There’s so much choice on the internet now, in the world of online teaching, that sometimes it can be hard deciding what’s worth trying out, what’s worth signing up for, what’s worth paying for! Well, here we want to share 5 tools you can use (some free, some paid for) which we think will add value to your online classes and add more skills to your own teaching toolkit.
5 Tools for teaching online
If you’re looking for an interactive warmer or a simple online practice activity, why not try out an online Hangman game? This is a very easy and cool way to play a game with your students online – whether they’re adults or young learners. The great thing about this particular webpage is that you can create your own game by adding in the words that you want your students to practice.
Imagine your students have been practicing words related to sp+orts, just type those words into the online hangman and hit submit! If it’s a group class, you can keep score of who guesses the word first and make it competitive (you can do this by typing the score into the chat function, for example). You can even get the students to go online and create their own game to play against you or the other students – nobody needs an account as it’s completely free – so the only thing they will need to do is know how to share their screen and then start playing!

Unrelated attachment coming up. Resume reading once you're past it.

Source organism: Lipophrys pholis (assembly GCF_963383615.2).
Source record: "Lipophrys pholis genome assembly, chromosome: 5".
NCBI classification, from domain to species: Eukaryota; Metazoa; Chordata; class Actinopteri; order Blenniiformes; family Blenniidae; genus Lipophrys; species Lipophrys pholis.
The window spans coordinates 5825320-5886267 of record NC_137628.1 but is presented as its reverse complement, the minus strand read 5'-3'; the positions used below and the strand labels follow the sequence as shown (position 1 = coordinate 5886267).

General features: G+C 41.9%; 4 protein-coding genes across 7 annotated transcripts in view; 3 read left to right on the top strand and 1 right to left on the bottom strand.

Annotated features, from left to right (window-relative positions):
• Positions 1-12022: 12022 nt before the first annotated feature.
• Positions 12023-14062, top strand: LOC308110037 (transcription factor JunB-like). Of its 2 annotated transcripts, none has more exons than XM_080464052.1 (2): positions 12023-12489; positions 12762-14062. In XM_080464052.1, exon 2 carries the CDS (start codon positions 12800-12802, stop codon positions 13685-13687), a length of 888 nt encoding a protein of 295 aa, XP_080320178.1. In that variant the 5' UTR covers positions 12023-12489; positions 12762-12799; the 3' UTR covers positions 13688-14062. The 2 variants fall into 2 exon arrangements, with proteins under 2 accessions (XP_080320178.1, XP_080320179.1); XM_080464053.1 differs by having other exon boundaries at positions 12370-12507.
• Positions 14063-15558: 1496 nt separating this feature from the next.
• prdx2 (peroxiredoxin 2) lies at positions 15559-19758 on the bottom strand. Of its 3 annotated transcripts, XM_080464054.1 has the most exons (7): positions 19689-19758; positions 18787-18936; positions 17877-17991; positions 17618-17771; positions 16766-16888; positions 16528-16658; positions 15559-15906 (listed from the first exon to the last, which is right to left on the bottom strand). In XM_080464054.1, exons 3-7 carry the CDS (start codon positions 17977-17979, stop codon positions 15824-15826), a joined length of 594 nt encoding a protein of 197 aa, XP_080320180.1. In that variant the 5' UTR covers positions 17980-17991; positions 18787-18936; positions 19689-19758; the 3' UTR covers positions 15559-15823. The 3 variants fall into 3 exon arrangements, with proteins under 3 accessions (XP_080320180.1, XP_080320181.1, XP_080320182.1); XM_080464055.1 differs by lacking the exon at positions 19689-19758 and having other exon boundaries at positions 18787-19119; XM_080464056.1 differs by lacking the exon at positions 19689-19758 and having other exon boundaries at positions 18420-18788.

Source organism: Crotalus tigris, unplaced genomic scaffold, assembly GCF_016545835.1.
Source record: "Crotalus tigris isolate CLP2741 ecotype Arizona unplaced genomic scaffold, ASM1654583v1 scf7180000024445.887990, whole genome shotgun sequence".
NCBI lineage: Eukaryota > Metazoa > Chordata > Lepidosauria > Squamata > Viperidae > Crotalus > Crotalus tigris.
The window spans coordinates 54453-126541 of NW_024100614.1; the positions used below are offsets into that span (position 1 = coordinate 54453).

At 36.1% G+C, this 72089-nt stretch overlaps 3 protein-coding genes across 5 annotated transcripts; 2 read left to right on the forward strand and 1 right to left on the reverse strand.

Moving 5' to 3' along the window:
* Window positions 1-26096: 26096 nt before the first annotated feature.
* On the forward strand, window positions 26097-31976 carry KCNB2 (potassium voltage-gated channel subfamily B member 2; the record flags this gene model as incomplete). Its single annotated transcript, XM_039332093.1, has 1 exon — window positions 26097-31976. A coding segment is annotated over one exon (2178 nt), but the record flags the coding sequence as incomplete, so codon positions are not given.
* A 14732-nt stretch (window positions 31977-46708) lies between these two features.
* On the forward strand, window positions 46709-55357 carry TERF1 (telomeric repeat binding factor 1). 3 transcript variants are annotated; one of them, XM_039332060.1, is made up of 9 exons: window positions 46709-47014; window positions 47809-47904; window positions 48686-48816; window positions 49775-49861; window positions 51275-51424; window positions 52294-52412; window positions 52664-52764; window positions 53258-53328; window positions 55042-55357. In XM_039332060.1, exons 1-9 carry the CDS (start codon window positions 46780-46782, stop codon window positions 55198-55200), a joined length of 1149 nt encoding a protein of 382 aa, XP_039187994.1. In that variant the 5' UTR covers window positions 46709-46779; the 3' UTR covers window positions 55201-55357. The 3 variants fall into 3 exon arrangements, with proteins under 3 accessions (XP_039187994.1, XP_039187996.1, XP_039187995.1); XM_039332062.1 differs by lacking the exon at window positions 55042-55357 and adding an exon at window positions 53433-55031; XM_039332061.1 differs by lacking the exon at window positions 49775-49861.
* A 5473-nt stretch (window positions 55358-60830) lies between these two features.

If you haven’t started using TEDTalks in your online classes yet, then what are you waiting for? These superb videos can make your classes really engaging. Showing your students that as a teacher you know how to bring real-life topics, authentic materials, and interesting videos into the classroom will keep them coming back for more.
Not only are the videos free for you to use, but if you’re really interested in taking it to another level, there are a set of English coursebooks based around them as well. If you’re working for an academy, it might be worth checking to see if they have the books, that way you’ll already have class materials aligned to some TEDtalks, with conversational points, vocabulary, and grammar lessons designed.
But if you want to go it alone, you can! Have a look at all the videos available – you can search in order of topics, length of the video, speaker, etc. There are videos as short as 3 minutes and as long as an hour. You can easily access transcripts or subtitles and adjust the speed to fit one video into different ESL levels.
You can show clips in your class and give the rest for homework. You can try a ´flipped classroom’ style and ask them to watch the video before coming to class. It might also be good to pause videos in some points to ask students for their opinion and seeing if it coincides with the speaker’s points.
However you decide to incorporate them, I’m sure you’ll agree when we say they will make your online classes more engaging and modern – just don’t forget to practice your online techniques of sharing videos and playing them so your students can hear them on their end.